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PIPER CITY — Village officials continue to make progress both in updating village codes and enforcing them.

Code enforcement officer Janet Walker reported generally good cooperation among residents in correcting code violations, and she said many homeowners have cleaned up a cited area within the same day or week.

However, Walker said had sent seven “friendly reminders” and issued 10 10-day notices. The notices are the final step before fines can be levied or court action taken.

Walker attended an Aug. 28 meeting with Village Board President Jeff Orr, Village Attorney Marc Miller, Frank Heiligenstein of Illinois Codification Services and Trustee Doug Berry to review the firm’s recommendations to update Piper City’s codes. That meeting was followed by a special meeting of the full board.

At the special meeting, trustees requested some revisions be made to the draft of updated codes. Requested revisions included eliminating sections that do not apply to a small community, changing solicitor fees, eliminating Class B-E liquor licenses and changing the age from 18 to 21 for use of any smoking devices.

Orr said an ordinance governing the use of golf carts and similar vehicles within the city limits will also be added.

Other business

Also at the meeting:

➜ Trustees agreed there needs to be a base layer under the new playground equipment, but whether that will consist of washed pea gravel, fiber mulch or a combination of the two remains to be decided. Price quotes are being obtained and recommendations sought.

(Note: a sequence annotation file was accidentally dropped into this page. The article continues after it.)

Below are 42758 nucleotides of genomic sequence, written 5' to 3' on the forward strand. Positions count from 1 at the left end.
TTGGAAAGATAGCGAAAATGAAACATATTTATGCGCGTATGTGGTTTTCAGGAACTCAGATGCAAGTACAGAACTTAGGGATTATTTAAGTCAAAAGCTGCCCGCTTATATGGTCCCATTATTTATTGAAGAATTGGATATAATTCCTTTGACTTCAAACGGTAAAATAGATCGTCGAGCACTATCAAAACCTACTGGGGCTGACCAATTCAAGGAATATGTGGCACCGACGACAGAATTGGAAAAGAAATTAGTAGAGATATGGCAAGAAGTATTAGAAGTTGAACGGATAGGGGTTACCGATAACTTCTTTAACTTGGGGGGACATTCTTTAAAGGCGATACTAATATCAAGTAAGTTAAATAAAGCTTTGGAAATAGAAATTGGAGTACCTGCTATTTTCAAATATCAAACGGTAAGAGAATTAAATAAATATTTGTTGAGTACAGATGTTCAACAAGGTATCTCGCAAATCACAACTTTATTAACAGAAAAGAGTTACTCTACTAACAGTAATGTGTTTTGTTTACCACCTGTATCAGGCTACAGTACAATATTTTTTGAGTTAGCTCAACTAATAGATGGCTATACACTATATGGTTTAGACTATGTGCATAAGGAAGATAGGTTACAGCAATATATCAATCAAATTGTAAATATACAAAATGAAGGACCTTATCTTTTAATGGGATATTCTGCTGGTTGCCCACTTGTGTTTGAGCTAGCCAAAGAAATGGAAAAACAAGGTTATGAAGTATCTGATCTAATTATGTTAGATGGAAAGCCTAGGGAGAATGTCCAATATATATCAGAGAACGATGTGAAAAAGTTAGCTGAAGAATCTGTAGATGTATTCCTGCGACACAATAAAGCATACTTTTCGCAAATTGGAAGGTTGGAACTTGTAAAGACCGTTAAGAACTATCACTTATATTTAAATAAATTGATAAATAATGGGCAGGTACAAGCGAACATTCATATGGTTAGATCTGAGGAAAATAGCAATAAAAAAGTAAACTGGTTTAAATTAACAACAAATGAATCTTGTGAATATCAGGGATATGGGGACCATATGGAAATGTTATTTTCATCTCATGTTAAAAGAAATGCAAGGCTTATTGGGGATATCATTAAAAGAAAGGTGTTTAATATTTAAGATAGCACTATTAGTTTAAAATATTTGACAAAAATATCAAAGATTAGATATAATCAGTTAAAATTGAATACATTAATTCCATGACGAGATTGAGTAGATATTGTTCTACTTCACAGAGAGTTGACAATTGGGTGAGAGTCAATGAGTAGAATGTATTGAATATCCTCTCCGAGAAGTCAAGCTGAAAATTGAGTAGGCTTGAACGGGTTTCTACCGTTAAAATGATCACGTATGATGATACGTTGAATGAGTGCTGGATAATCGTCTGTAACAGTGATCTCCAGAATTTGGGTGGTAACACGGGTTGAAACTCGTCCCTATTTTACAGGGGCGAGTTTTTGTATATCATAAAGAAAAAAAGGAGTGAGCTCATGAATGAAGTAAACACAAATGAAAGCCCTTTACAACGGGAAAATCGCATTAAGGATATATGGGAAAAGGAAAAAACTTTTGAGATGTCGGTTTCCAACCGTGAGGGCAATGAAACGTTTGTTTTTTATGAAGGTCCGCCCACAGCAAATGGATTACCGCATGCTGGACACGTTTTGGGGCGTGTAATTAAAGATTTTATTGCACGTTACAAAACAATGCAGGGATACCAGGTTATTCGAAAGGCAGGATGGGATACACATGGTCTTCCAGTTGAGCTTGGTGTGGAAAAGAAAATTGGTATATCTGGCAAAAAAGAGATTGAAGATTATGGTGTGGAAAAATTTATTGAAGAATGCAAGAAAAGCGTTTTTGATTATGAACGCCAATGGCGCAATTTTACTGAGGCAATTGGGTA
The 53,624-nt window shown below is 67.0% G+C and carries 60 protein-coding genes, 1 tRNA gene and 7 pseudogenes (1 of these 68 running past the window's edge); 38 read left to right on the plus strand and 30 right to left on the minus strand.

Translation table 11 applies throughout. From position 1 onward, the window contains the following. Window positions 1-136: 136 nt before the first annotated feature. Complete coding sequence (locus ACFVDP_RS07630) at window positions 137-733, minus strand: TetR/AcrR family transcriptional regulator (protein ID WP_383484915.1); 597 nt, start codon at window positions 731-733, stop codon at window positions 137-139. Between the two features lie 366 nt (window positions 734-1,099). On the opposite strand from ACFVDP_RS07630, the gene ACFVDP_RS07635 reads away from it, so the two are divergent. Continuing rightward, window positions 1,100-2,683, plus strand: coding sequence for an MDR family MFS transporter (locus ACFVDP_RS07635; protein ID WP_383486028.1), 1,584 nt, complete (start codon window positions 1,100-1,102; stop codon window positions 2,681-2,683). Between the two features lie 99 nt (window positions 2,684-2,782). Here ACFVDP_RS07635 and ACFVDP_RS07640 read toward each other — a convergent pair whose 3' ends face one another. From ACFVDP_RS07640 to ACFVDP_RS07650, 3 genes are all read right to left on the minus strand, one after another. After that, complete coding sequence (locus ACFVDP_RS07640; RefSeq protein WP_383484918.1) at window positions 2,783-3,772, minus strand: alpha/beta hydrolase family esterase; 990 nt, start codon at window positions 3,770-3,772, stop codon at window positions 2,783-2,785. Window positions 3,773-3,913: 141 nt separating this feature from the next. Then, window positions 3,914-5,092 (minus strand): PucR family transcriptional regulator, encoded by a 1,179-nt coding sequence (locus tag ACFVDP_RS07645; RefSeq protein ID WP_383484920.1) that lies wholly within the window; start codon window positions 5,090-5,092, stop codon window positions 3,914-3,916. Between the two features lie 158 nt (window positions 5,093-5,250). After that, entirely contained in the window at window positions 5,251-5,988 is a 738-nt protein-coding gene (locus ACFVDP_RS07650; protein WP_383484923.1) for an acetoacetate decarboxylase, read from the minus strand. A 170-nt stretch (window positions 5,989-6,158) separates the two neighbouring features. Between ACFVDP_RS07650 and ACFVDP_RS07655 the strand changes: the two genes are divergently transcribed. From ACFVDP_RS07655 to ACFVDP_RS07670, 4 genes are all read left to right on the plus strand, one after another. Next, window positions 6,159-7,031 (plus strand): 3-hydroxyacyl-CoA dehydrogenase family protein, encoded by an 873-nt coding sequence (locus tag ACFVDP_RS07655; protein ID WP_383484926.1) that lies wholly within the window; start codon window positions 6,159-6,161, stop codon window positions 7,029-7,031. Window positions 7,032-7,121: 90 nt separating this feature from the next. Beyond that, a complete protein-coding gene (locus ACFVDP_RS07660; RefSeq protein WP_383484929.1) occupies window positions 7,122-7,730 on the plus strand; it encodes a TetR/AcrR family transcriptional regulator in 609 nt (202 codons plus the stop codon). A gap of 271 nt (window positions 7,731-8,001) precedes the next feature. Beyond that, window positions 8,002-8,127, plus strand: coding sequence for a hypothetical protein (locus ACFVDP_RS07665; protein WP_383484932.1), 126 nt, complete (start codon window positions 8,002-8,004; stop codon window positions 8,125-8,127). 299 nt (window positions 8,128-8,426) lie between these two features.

➜ The need to budget over time for continued park improvements was discussed, including refurbishment of the tennis court and updates to the swing set and basketball equipment. Possible restriping of the court for pickle ball and basketball lanes was included in the discussion. “We need to preserve these courts that were a gift to the town,” Orr said. The tennis court surface was a gift of the local high school’s class of 1973, Orr said.

➜ Trustees discussed the need for better tree planting. Orr said grants of $2,500 to $15,000 are available from Lisle-based Morton Arboretum. Grant applications are due each year by Oct. 1, and the preferred season for planting trees is spring. Orr said he will contact Morton Arboretum for recommendations of tree species and planting spaces. A grant application may be made next year. The board’s goal is to beautify the town without overplanting and to reduce maintenance costs of trees over time.

➜ Trustee Paul Mogged said the east well house’s roof is rotten and needs to be replaced. The roof should include an escape hatch, and Mogged recommended a metal roof be considered.

➜ Berry said the village needs to repair sidewalks and replace those that are missing, with a plan to be developed.